I did not no much about Marina Abramovic before I saw this film but I had vaguely heard the name. I knew nothing of the work she had done but after watching this film I find her fascinating and her work also really interesting. The film, The Artist is Present, is based around the exhibition which she did at MOMA, New York, in 2012 and took place for 3 months. You learn about her life as an artist and a small bit about her past such as her parents who were in the army and saw that her life was very structural as a child which is a possibility to why she can probably do all these performance art for such long periods of time. The film goes through the forty years of her life which she has given to performance art. The pieces in which Marina cant be forgotten because they are all shocking and she has such a fun personality from what I saw of her in the monologues in the film. The film goes through when she met Ulay and shows all their work together which involves showing domestic violence such as Ulay slapping Marina and vice versa. The reason why we see all their works is because this exhibition in New York shows all these pieces but instead of Ulay and Marina doing them its up and coming artists which Marina has chosen and gotten to know so that she can trust them. She needs to be able to trust the artists because whilst they are doing her old projects she is doing her new project upstairs. The new piece is called The Artist is Present where she sits at a table and the audience one by one can come and join her. All she does is looks up and stares at the spectator. With the stare it creates a connection between the artist and the audience. This connection has many different effects on people, some feel nothing whilst others are overtaken with emotions and in the film there were a lot of tears. One was Marina when Ulay came and sat down. This was emotional for Marina because of the artwork, Nightsea Crossing 1981, which where the two artist sat opposite each other everyday for many days. Marina in this work however sat everyday from 10:30-17:30 for 3 months which takes a lot of self control. Overall Marina Abramovic is a Performance artist who not only wants performance art to be a serious form of art such as painting and she uses her body to push this style of art forwards.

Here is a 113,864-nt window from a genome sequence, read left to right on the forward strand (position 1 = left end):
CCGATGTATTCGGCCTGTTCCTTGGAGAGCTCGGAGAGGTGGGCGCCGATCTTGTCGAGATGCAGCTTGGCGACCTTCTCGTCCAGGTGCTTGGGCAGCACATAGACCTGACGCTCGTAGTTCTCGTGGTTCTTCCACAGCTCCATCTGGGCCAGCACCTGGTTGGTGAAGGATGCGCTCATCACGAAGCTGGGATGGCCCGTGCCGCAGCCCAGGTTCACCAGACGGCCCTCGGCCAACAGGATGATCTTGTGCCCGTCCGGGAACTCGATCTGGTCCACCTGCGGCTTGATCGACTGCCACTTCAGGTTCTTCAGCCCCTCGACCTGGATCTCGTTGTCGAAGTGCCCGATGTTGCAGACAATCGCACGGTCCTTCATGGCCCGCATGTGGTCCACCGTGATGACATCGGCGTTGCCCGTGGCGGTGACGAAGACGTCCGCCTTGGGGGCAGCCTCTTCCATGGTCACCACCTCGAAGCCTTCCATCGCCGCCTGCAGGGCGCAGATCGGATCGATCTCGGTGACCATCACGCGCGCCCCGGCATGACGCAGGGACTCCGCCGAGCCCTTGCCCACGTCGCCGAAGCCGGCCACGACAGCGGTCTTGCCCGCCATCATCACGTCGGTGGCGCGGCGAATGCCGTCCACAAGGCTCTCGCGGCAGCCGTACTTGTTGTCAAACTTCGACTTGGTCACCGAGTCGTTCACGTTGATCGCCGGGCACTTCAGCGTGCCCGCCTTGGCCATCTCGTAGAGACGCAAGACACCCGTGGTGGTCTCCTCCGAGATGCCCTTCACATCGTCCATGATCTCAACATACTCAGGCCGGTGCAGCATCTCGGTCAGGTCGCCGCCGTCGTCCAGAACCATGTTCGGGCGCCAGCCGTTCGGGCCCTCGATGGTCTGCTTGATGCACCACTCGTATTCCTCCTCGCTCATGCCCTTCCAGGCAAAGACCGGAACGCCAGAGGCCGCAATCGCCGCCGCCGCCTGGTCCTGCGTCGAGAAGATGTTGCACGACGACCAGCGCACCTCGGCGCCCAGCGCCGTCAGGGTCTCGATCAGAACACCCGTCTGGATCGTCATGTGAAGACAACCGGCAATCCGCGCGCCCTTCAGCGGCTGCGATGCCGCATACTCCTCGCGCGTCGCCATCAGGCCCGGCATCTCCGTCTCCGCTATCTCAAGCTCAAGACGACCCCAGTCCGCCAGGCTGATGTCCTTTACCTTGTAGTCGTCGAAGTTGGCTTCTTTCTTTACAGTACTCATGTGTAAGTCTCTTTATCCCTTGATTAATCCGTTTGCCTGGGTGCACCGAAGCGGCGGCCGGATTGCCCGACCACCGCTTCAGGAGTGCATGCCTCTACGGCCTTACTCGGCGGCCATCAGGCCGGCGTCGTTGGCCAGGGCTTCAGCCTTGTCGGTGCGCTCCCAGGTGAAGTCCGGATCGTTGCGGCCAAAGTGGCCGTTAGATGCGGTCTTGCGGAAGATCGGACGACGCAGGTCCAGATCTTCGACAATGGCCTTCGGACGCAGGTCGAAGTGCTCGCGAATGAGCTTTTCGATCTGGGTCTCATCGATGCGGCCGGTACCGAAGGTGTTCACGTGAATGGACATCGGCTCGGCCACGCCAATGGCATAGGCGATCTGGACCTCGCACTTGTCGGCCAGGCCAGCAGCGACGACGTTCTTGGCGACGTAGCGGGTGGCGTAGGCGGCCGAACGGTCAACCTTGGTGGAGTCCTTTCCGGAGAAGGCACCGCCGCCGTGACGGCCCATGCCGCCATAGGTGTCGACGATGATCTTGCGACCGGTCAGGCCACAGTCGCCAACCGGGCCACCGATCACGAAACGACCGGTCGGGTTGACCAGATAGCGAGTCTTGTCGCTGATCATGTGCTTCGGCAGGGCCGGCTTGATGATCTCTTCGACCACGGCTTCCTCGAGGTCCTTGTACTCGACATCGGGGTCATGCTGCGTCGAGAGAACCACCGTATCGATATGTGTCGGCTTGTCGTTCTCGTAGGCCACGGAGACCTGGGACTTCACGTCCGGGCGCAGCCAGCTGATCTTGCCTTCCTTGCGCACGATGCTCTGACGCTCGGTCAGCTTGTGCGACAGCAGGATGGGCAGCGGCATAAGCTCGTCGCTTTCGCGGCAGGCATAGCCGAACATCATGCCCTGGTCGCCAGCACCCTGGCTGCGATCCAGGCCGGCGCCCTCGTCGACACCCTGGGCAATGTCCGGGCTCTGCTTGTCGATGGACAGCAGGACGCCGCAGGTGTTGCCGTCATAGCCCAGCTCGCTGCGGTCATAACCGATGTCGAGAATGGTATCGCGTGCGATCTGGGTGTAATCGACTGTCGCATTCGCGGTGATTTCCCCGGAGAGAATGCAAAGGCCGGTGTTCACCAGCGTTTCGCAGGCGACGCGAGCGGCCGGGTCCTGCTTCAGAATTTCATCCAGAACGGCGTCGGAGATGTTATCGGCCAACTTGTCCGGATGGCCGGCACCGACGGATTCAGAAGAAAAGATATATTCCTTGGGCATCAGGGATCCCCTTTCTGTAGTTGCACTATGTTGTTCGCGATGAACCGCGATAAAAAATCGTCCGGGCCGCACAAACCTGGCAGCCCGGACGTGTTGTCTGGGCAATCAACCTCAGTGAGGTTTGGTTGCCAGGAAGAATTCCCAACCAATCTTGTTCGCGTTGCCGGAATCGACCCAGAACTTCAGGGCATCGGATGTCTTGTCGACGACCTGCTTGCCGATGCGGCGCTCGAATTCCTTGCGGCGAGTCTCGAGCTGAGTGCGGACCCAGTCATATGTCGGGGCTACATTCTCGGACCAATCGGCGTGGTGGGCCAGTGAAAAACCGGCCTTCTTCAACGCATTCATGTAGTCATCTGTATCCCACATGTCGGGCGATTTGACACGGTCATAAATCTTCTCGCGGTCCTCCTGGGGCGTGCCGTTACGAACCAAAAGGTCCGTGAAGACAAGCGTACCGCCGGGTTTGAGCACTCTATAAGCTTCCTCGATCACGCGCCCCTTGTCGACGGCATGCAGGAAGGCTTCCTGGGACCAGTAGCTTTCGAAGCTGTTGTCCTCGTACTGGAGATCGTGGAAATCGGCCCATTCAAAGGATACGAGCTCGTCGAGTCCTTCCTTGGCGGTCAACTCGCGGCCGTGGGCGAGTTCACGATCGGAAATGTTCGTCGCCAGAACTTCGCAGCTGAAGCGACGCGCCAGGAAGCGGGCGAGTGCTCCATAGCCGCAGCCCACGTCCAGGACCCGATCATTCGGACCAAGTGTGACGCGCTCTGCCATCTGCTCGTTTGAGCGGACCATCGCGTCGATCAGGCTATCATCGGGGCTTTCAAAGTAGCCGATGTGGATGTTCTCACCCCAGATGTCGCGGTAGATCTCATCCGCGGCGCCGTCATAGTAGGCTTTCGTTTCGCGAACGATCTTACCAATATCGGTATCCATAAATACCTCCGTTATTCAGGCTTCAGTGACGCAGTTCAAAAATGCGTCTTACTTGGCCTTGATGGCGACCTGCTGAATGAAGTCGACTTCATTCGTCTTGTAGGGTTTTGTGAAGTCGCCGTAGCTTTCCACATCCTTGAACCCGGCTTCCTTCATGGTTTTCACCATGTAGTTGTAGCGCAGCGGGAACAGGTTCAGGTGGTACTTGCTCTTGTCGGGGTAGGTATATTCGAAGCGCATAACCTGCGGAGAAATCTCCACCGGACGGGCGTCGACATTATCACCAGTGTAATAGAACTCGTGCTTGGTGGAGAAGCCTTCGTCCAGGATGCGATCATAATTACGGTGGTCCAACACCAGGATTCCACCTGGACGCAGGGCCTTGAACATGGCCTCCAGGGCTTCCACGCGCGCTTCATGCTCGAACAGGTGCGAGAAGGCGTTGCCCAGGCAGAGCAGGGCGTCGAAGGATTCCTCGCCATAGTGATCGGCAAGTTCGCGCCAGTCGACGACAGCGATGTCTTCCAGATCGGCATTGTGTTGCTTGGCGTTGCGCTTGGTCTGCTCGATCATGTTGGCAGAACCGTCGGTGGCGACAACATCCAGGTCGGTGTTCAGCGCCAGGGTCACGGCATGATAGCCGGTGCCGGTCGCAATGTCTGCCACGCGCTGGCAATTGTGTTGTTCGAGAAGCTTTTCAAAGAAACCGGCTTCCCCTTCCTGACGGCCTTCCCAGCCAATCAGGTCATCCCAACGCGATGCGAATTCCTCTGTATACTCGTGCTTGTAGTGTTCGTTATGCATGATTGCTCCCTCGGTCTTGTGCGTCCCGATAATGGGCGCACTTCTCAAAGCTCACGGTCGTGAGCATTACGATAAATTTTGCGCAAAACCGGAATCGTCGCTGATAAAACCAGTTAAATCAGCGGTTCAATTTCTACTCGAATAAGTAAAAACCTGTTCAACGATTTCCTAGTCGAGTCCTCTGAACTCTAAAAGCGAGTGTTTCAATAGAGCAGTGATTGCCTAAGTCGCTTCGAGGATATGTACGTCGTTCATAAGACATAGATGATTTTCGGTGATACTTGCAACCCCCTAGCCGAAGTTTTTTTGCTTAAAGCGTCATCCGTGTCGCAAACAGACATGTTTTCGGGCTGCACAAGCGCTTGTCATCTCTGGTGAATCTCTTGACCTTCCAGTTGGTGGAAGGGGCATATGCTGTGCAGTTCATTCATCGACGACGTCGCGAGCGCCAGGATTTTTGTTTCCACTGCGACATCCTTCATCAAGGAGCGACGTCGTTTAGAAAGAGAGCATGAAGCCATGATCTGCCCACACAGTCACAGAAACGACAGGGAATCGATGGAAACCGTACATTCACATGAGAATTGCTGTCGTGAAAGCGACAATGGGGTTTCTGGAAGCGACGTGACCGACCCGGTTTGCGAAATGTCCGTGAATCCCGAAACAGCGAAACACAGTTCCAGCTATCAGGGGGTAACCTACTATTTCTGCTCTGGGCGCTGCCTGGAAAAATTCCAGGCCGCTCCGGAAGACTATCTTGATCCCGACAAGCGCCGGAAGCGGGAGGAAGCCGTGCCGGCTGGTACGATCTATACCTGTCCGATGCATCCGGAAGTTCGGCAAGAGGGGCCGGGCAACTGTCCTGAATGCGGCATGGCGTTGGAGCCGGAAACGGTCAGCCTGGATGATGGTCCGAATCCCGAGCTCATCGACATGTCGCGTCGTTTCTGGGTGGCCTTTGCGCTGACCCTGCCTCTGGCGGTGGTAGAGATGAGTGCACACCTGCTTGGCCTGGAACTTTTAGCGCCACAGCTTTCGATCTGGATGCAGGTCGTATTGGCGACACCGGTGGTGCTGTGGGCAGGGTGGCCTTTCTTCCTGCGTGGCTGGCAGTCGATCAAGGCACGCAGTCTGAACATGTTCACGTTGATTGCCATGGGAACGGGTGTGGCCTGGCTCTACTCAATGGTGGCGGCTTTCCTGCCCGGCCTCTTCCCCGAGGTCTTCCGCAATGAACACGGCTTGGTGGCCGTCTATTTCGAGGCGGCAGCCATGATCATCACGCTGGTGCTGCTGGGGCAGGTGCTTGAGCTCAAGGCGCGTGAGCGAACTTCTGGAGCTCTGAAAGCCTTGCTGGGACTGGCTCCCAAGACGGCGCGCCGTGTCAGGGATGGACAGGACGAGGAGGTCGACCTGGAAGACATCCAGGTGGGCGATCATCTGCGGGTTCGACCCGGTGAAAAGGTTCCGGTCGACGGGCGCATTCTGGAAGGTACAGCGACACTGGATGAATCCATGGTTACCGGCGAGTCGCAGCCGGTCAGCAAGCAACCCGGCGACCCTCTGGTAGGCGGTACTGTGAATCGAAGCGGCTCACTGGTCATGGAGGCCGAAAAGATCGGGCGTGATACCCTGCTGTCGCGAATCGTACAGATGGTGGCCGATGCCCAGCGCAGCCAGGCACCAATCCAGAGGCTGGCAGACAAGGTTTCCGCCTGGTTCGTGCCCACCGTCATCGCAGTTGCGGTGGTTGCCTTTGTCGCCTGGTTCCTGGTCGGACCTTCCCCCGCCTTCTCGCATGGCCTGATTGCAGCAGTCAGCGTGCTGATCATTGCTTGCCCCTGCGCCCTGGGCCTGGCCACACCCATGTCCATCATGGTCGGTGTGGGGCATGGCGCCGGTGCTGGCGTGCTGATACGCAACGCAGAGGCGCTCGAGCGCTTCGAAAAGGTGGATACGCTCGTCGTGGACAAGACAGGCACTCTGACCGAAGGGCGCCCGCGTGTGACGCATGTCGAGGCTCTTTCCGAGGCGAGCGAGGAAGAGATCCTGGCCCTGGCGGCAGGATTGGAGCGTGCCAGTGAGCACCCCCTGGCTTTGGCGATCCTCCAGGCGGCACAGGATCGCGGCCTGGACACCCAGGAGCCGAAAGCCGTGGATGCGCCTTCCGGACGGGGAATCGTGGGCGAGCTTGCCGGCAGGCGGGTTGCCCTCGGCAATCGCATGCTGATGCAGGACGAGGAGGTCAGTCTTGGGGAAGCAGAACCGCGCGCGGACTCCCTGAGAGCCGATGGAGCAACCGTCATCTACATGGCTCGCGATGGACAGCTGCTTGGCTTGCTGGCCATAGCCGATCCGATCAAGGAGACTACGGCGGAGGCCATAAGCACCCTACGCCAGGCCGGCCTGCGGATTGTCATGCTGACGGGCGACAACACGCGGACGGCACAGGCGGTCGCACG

Monday, 15 October 2012